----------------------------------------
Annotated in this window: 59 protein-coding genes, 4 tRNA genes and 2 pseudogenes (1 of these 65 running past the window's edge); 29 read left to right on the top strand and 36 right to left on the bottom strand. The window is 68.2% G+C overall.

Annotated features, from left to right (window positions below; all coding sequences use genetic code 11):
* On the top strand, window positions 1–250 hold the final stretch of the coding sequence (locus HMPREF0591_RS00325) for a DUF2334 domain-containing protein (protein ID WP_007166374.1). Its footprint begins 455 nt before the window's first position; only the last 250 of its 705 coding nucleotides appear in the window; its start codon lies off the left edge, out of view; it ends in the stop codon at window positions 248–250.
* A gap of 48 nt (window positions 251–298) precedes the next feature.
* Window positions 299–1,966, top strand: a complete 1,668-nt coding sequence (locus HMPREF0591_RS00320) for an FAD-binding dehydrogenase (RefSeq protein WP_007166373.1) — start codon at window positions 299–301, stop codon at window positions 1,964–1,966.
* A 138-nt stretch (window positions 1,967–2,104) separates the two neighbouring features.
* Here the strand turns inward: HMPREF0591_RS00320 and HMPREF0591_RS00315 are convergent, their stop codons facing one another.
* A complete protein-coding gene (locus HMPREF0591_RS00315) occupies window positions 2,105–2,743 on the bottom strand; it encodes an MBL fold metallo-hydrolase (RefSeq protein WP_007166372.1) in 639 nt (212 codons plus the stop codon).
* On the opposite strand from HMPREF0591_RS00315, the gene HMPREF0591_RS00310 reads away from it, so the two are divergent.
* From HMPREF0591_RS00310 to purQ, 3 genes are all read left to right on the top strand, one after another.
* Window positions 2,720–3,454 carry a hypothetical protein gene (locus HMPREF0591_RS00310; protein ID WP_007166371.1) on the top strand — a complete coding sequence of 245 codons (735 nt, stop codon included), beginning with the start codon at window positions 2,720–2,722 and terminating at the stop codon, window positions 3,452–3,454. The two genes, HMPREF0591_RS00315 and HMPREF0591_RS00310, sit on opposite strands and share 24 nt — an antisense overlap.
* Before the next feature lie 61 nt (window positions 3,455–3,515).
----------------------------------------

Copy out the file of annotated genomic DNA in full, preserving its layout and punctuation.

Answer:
Annotated in this window: 59 protein-coding genes, 4 tRNA genes and 2 pseudogenes (1 of these 65 running past the window's edge); 29 read left to right on the top strand and 36 right to left on the bottom strand. The window is 68.2% G+C overall.

Annotated features, from left to right (window positions below; all coding sequences use genetic code 11):
* On the top strand, window positions 1–250 hold the final stretch of the coding sequence (locus HMPREF0591_RS00325) for a DUF2334 domain-containing protein (protein ID WP_007166374.1). Its footprint begins 455 nt before the window's first position; only the last 250 of its 705 coding nucleotides appear in the window; its start codon lies off the left edge, out of view; it ends in the stop codon at window positions 248–250.
* A gap of 48 nt (window positions 251–298) precedes the next feature.
* Window positions 299–1,966, top strand: a complete 1,668-nt coding sequence (locus HMPREF0591_RS00320) for an FAD-binding dehydrogenase (RefSeq protein WP_007166373.1) — start codon at window positions 299–301, stop codon at window positions 1,964–1,966.
* A 138-nt stretch (window positions 1,967–2,104) separates the two neighbouring features.
* Here the strand turns inward: HMPREF0591_RS00320 and HMPREF0591_RS00315 are convergent, their stop codons facing one another.
* A complete protein-coding gene (locus HMPREF0591_RS00315) occupies window positions 2,105–2,743 on the bottom strand; it encodes an MBL fold metallo-hydrolase (RefSeq protein WP_007166372.1) in 639 nt (212 codons plus the stop codon).
* On the opposite strand from HMPREF0591_RS00315, the gene HMPREF0591_RS00310 reads away from it, so the two are divergent.
* From HMPREF0591_RS00310 to purQ, 3 genes are all read left to right on the top strand, one after another.
* Window positions 2,720–3,454 carry a hypothetical protein gene (locus HMPREF0591_RS00310; protein ID WP_007166371.1) on the top strand — a complete coding sequence of 245 codons (735 nt, stop codon included), beginning with the start codon at window positions 2,720–2,722 and terminating at the stop codon, window positions 3,452–3,454. The two genes, HMPREF0591_RS00315 and HMPREF0591_RS00310, sit on opposite strands and share 24 nt — an antisense overlap.
* Before the next feature lie 61 nt (window positions 3,455–3,515).